The office of marshal in the high court is represented in this court by a serjeant, who also bears a silver oar.
What is usually called spiritualism) "is supported," says Serjeant Cox.
The report, however, would be of greater value if the names of the medium and of the working members of the committee were given - we only know that of Serjeant Cox - and if they had written independent accounts of what they witnessed.
Horne, thereupon, by a bold libel on the Speaker, drew public attention to the case, and though he himself was placed for a time in the custody of the serjeant-at-arms, the clauses which were injurious to the interest of Mr Tooke were eliminated from the bill.
At his suggestion the duke invited Gladstone to stand for Newark in the Tory interest against Mr Serjeant Wilde, afterwards Lord Chancellor Truro.
In 1531 he had been made a serjeant-at-law and king's serjeant; and on the 10th of May 1532 he was knighted, and succeeded Sir Thomas More as lord keeper of the great seal, being appointed lord chancellor on the 26th of January 1533.
The old offence was not yet forgiven, and after a tedious delay, the office was given, in October 1 595, to Serjeant Thomas Fleming.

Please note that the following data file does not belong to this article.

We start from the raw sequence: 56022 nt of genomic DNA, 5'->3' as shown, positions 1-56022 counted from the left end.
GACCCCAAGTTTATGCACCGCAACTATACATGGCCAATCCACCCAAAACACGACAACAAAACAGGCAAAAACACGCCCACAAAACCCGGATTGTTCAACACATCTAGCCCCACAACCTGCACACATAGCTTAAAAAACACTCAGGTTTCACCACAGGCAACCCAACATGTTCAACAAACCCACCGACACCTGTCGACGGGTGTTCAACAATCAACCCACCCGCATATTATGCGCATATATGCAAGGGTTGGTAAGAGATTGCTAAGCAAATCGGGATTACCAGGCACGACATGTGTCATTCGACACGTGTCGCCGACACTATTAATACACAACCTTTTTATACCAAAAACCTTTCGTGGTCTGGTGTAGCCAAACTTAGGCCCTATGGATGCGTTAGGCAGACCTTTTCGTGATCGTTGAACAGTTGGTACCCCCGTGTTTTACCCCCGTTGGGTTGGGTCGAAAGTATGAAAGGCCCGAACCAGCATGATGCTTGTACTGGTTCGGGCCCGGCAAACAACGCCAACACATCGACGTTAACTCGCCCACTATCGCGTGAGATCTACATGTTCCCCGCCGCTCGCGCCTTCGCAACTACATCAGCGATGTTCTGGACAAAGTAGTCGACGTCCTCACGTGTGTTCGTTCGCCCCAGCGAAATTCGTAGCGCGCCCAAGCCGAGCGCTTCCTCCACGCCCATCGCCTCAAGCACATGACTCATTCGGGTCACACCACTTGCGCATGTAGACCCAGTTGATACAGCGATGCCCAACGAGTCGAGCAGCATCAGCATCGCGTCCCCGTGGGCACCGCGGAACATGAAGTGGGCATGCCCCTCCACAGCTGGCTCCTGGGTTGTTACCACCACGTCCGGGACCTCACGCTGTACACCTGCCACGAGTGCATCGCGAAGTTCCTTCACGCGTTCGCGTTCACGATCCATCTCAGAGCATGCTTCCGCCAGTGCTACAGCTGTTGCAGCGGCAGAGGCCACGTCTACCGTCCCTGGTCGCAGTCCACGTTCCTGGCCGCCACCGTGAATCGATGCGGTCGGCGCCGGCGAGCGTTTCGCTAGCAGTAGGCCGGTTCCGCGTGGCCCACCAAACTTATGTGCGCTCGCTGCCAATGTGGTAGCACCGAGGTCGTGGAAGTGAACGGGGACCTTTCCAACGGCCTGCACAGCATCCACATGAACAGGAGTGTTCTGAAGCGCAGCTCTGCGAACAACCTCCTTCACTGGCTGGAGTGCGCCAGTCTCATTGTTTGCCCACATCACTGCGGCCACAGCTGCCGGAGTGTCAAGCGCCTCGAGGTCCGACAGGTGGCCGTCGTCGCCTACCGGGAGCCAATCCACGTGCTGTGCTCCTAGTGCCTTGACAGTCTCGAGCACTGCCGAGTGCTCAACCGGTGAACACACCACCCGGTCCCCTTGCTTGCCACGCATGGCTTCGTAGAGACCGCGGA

In 1826 he became a serjeant-at-law, and in 1830, and again, in 1841, was attorney-general for Ireland.
His leading counsel was the celebrated Serjeant Glanville (1586-1661), who, perceiving in the acuteness and sagacity of his youthful client a peculiar fitness for the legal profession, succeeded, with much difficulty, in inducing him to renounce his military for a legal career, and on the 8th of November 1629 Hale became a member of the honourable society of Lincoln's Inn.
Consistently with his desire to remain neutral, Hale took the engagement to the Commonwealth as he had done to the king, and in 1653, already serjeant, he became a judge in the court of common pleas.